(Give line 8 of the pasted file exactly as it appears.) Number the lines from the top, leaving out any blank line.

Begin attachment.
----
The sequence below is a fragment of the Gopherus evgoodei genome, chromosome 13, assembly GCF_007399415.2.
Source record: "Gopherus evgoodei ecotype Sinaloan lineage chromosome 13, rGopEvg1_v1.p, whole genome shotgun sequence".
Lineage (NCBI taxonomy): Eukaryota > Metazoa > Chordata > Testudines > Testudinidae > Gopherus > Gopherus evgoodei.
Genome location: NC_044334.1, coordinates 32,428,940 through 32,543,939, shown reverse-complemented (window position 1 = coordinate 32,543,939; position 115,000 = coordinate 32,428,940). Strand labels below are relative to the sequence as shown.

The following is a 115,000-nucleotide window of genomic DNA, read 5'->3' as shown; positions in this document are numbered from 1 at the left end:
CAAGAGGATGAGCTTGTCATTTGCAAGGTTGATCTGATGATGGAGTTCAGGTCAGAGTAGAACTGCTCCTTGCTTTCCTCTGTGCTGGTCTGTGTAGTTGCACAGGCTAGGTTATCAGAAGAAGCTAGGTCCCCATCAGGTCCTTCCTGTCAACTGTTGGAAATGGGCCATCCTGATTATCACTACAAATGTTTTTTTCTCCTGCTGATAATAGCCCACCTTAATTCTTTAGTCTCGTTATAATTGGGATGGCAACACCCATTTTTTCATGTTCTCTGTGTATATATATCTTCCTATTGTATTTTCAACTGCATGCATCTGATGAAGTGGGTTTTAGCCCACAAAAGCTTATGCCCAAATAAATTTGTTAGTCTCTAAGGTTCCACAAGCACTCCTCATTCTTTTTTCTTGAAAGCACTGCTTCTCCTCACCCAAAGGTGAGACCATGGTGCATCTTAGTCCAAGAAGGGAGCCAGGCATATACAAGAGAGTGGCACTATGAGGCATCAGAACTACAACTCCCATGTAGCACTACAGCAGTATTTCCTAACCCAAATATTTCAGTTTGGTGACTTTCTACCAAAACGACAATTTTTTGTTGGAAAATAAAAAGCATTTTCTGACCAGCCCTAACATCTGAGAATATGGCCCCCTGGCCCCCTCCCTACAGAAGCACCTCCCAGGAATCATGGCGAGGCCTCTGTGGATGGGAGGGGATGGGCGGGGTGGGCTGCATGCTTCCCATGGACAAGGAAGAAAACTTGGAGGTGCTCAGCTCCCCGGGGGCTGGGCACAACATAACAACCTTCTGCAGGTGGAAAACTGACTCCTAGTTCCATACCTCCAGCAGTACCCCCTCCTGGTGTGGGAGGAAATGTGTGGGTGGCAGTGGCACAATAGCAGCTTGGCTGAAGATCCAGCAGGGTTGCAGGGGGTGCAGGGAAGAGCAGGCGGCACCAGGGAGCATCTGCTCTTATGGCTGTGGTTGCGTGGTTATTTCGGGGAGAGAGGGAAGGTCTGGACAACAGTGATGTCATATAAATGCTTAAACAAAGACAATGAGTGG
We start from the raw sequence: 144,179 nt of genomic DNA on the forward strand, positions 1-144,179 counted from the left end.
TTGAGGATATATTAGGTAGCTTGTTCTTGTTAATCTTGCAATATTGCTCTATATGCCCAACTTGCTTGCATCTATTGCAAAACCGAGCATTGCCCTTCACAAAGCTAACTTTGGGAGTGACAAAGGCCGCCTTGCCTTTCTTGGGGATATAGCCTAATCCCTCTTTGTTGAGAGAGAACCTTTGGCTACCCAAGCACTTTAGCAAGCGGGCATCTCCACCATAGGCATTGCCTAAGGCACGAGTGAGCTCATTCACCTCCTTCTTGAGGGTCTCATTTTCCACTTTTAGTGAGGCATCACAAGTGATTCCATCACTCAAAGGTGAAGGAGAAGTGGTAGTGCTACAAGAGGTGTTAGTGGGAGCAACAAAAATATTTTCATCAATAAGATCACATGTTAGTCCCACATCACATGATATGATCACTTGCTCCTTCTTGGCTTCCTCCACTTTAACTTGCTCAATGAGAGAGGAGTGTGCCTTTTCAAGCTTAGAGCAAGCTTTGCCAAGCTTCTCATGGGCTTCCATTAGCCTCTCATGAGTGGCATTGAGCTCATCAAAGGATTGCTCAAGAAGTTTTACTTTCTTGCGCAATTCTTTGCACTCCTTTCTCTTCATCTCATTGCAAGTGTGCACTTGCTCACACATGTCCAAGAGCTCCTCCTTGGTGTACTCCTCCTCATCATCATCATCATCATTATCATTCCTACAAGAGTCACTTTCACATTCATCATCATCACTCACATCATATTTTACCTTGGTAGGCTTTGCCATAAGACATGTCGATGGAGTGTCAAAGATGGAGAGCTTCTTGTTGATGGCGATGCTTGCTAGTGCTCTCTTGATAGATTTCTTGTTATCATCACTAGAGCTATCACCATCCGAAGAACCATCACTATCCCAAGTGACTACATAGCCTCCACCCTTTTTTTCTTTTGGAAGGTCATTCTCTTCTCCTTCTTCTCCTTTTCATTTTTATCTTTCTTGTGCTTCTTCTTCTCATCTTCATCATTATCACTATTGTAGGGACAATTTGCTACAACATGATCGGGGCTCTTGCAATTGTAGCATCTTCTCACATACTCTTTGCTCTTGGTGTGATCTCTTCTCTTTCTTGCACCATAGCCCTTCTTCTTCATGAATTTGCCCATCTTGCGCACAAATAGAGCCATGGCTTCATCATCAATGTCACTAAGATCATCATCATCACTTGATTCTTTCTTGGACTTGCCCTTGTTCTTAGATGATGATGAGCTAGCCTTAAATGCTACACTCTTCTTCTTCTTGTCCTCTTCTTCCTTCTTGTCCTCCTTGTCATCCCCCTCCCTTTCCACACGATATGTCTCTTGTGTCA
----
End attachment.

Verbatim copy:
TTGAGGATATATTAGGTAGCTTGTTCTTGTTAATCTTGCAATATTGCTCTATATGCCCAACTTGCTTGCATCTATTGCAAAACCGAGCATTGCCCTTCACAAAGCTAACTTTGGGAGTGACAAAGGCCGCCTTGCCTTTCTTGGGGATATAGCCTAATCCCTCTTTGTTGAGAGAGAACCTTTGGCTACCCAAGCACTTTAGCAAGCGGGCATCTCCACCATAGGCATTGCCTAAGGCACGAGTGAGCTCATTCACCTCCTTCTTGAGGGTCTCATTTTCCACTTTTAGTGAGGCATCACAAGTGATTCCATCACTCAAAGGTGAAGGAGAAGTGGTAGTGCTACAAGAGGTGTTAGTGGGAGCAACAAAAATATTTTCATCAATAAGATCACATGTTAGTCCCACATCACATGATATGATCACTTGCTCCTTCTTGGCTTCCTCCACTTTAACTTGCTCAATGAGAGAGGAGTGTGCCTTTTCAAGCTTAGAGCAAGCTTTGCCAAGCTTCTCATGGGCTTCCATTAGCCTCTCATGAGTGGCATTGAGCTCATCAAAGGATTGCTCAAGAAGTTTTACTTTCTTGCGCAATTCTTTGCACTCCTTTCTCTTCATCTCATTGCAAGTGTGCACTTGCTCACACATGTCCAAGAGCTCCTCCTTGGTGTACTCCTCCTCATCATCATCATCATCATTATCATTCCTACAAGAGTCACTTTCACATTCATCATCATCACTCACATCATATTTTACCTTGGTAGGCTTTGCCATAAGACATGTCGATGGAGTGTCAAAGATGGAGAGCTTCTTGTTGATGGCGATGCTTGCTAGTGCTCTCTTGATAGATTTCTTGTTATCATCACTAGAGCTATCACCATCCGAAGAACCATCACTATCCCAAGTGACTACATAGCCTCCACCCTTTTTTTCTTTTGGAAGGTCATTCTCTTCTCCTTCTTCTCCTTTTCATTTTTATCTTTCTTGTGCTTCTTCTTCTCATCTTCATCATTATCACTATTGTAGGGACAATTTGCTACAACATGATCGGGGCTCTTGCAATTGTAGCATCTTCTCACATACTCTTTGCTCTTGGTGTGATCTCTTCTCTTTCTTGCACCATAGCCCTTCTTCTTCATGAATTTGCCCATCTTGCGCACAAATAGAGCCATGGCTTCATCATCAATGTCACTAAGATCATCATCATCACTTGATTCTTTCTTGGACTTGCCCTTGTTCTTAGATGATGATGAGCTAGCCTTAAATGCTACACTCTTCTTCTTCTTGTCCTCTTCTTCCTTCTTGTCCTCCTTGTCATCCCCCTCCCTTTCCACACGATATGTCTCTTGTGTCA